JUDY KRAVIS

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Thursday, 14 November 2019

Unexpected reading, prone in front of the stove on a cold, clear, windy afternoon. Looking through all my Ivor Cutler books for a drawing of a boy who planted himself in the garden until roots started growing out of his feet.

I read several of his books at speed, looking for the next intake of breath. The world brought up close and crazy, perverse and defiant and warm. Short pieces with drawings here and there. Tiny format. Half of A6. Biggish, tight print. Never knowingly understood, as he liked to say, looking out sideways from his book covers.
Sailing on my floating island, I take one breath per day. I breathe it in at midnight —a great big breath — and spend the rest of the day clutching the roots below and letting out bubbles.
Ivor Cutler was on the radio when I was about twelve: Monday Night At Home was on Monday Nights, At Home, a bizarre concept now. Quiet and unpredictable, funny from a long way back. Ivor Cutler telling us about gruts for tea, oh no, not gruts again, in a voice that sounded slowed down inside a thickset hedge. Ivor, born Isidore, Cutler grew up jewish in glasgow, a disquieting category like most other beginnings in life, that gave rise to a displaced child with a perverse streak.
I spent ten years at the conservatoire learning how to listen. After graduating with an A+, I gave several concerts, sitting on a chair listening to restive audiences. Eventually they started bringing instruments and went home after, thrilled with the quality of my reception.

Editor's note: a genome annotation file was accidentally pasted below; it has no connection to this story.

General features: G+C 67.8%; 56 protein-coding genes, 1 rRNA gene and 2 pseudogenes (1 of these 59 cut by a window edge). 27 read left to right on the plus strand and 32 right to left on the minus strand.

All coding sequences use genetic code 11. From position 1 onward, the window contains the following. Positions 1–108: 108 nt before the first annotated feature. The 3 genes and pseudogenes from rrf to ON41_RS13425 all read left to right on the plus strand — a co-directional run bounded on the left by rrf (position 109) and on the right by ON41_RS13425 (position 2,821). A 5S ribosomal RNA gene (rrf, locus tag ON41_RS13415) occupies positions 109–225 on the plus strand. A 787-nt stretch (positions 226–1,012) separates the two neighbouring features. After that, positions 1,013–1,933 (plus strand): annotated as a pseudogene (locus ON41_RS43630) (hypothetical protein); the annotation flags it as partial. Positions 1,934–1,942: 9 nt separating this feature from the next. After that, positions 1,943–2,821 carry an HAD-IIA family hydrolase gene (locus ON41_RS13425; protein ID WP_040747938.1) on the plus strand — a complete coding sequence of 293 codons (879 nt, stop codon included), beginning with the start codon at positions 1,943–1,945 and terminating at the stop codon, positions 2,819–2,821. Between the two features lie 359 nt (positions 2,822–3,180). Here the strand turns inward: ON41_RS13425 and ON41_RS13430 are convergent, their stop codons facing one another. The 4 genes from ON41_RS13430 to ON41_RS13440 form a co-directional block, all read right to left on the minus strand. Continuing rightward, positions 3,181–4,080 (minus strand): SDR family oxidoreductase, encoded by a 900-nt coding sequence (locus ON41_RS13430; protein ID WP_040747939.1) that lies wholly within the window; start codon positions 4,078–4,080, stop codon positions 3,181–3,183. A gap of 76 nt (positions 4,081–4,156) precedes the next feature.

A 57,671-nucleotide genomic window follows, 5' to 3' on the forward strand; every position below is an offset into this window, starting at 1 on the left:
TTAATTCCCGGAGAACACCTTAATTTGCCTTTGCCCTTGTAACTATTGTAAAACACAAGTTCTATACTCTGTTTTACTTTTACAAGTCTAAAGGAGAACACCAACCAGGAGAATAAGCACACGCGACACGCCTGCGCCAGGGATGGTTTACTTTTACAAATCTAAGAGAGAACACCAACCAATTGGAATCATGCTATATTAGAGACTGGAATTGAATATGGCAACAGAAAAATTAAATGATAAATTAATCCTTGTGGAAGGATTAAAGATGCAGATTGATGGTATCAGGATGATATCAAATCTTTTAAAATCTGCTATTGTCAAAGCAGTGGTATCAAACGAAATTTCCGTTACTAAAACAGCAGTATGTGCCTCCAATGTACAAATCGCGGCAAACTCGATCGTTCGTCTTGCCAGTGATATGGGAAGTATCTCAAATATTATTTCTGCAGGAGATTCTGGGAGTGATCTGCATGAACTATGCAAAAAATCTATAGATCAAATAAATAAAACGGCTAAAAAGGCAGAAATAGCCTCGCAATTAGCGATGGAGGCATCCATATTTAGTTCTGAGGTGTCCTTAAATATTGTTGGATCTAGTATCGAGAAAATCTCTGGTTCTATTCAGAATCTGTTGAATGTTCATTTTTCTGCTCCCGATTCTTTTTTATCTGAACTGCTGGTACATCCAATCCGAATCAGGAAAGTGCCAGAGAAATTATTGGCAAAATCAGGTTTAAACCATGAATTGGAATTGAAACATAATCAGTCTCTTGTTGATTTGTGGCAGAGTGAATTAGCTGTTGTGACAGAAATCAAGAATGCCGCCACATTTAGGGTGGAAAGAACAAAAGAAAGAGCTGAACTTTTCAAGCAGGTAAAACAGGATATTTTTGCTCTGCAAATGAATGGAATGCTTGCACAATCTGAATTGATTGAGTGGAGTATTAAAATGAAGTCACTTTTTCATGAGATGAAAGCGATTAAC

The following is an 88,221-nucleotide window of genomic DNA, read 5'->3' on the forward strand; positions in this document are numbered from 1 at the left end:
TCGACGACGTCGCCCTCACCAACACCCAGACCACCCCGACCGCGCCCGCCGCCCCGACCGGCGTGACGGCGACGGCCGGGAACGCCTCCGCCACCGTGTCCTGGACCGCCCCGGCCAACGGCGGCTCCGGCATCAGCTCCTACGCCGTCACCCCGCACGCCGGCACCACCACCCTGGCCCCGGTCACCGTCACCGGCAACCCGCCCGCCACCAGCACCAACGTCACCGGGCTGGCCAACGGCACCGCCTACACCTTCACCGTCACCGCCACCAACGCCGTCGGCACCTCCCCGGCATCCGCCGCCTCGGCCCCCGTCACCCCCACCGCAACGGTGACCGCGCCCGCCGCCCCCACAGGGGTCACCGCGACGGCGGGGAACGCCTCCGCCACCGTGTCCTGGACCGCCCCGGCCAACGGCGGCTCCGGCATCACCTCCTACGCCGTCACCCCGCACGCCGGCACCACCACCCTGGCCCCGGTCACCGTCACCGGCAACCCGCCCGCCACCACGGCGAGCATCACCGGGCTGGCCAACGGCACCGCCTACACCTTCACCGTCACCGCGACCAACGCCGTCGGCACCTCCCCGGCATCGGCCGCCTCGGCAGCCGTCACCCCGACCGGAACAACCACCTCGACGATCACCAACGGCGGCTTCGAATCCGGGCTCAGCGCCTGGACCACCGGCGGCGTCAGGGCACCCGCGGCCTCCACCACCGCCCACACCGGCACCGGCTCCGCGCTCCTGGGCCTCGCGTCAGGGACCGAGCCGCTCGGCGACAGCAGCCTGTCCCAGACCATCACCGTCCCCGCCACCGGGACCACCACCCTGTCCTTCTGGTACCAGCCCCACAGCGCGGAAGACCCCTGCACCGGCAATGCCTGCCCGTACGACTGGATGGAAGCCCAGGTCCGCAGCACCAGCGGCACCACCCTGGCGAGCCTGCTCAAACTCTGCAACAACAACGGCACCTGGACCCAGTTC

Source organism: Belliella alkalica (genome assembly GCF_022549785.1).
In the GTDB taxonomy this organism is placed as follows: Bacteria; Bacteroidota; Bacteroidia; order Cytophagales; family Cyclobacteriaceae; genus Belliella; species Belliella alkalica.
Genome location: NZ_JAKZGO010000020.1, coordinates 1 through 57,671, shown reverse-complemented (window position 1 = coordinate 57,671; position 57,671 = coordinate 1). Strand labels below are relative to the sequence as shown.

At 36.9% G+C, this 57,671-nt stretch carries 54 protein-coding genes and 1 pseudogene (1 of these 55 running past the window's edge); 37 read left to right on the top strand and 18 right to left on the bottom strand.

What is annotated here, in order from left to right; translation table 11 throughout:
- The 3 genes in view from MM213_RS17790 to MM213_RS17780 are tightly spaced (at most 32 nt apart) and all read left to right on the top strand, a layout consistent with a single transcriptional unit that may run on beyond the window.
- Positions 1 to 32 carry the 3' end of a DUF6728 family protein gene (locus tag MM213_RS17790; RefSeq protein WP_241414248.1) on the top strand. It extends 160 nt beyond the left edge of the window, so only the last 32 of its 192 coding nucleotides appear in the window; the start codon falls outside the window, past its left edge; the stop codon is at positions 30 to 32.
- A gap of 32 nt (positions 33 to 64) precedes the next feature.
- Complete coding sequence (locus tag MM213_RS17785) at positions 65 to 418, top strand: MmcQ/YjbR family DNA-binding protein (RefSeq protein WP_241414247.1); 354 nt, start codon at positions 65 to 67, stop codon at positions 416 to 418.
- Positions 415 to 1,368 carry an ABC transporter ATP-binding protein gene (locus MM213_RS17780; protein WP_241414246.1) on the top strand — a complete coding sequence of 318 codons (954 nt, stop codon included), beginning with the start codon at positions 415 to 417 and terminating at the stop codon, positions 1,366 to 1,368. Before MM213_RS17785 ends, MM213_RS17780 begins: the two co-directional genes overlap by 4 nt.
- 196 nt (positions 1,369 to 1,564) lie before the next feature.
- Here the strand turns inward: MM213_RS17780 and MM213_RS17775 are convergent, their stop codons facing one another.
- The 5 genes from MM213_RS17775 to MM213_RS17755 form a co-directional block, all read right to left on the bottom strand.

I bought Ivor Cutler's books at Compendium in Camden. He brought them in himself in his bicycle basket. This was pre-internet. I know him through his books and his bicycle. Later, when I was talking to people about teaching literature, I wanted to talk to him, but he sent me a half-page note on lined paper declining.

And now, looking for Sam who planted himself, to his parents' consternation, in the garden, and couldn't be dug up, I find him again. Different pages come through. Like this one, from Is That Your Flap, Jack?
The albatross, the stormy petrel, the armadillo that grubs for ants in the desert night, the rock cavy with his York gangster face still and alert, the boatbill and the marabout, shoulders hunched from the ache of carrying the world, Schubert's Hurdygurdyman and my grandfather, stumbling through the main street of a long long village, fledglings fallen from the nest. They all have their tune, which is silent. Small girls can hear it. They comfort dead flies, and little brightly-coloured lumps of detritus. 

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